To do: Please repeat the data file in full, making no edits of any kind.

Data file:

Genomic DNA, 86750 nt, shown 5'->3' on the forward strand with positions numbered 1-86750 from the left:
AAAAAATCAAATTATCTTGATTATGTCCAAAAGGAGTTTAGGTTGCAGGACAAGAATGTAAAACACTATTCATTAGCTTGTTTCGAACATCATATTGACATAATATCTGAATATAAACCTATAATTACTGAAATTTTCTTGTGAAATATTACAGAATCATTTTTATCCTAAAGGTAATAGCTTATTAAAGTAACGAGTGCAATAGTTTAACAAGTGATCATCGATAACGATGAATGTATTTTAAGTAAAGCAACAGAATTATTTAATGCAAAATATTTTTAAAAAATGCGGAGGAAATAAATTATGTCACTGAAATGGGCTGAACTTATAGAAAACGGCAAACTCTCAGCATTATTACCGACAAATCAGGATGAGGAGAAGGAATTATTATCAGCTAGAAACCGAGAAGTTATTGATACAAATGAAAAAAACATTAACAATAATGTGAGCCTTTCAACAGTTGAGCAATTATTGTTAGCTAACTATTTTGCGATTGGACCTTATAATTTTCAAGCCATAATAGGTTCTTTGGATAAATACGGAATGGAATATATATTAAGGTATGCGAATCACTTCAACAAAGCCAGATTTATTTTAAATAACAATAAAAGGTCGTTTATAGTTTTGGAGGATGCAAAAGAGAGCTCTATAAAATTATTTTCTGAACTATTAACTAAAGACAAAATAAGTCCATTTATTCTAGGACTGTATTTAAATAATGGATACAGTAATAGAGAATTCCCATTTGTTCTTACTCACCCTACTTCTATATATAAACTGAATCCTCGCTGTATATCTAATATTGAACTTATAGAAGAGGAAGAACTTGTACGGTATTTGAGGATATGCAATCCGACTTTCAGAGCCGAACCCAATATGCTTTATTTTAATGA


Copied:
Genomic DNA, 86750 nt, shown 5'->3' on the forward strand with positions numbered 1-86750 from the left:
AAAAAATCAAATTATCTTGATTATGTCCAAAAGGAGTTTAGGTTGCAGGACAAGAATGTAAAACACTATTCATTAGCTTGTTTCGAACATCATATTGACATAATATCTGAATATAAACCTATAATTACTGAAATTTTCTTGTGAAATATTACAGAATCATTTTTATCCTAAAGGTAATAGCTTATTAAAGTAACGAGTGCAATAGTTTAACAAGTGATCATCGATAACGATGAATGTATTTTAAGTAAAGCAACAGAATTATTTAATGCAAAATATTTTTAAAAAATGCGGAGGAAATAAATTATGTCACTGAAATGGGCTGAACTTATAGAAAACGGCAAACTCTCAGCATTATTACCGACAAATCAGGATGAGGAGAAGGAATTATTATCAGCTAGAAACCGAGAAGTTATTGATACAAATGAAAAAAACATTAACAATAATGTGAGCCTTTCAACAGTTGAGCAATTATTGTTAGCTAACTATTTTGCGATTGGACCTTATAATTTTCAAGCCATAATAGGTTCTTTGGATAAATACGGAATGGAATATATATTAAGGTATGCGAATCACTTCAACAAAGCCAGATTTATTTTAAATAACAATAAAAGGTCGTTTATAGTTTTGGAGGATGCAAAAGAGAGCTCTATAAAATTATTTTCTGAACTATTAACTAAAGACAAAATAAGTCCATTTATTCTAGGACTGTATTTAAATAATGGATACAGTAATAGAGAATTCCCATTTGTTCTTACTCACCCTACTTCTATATATAAACTGAATCCTCGCTGTATATCTAATATTGAACTTATAGAAGAGGAAGAACTTGTACGGTATTTGAGGATATGCAATCCGACTTTCAGAGCCGAACCCAATATGCTTTATTTTAATGA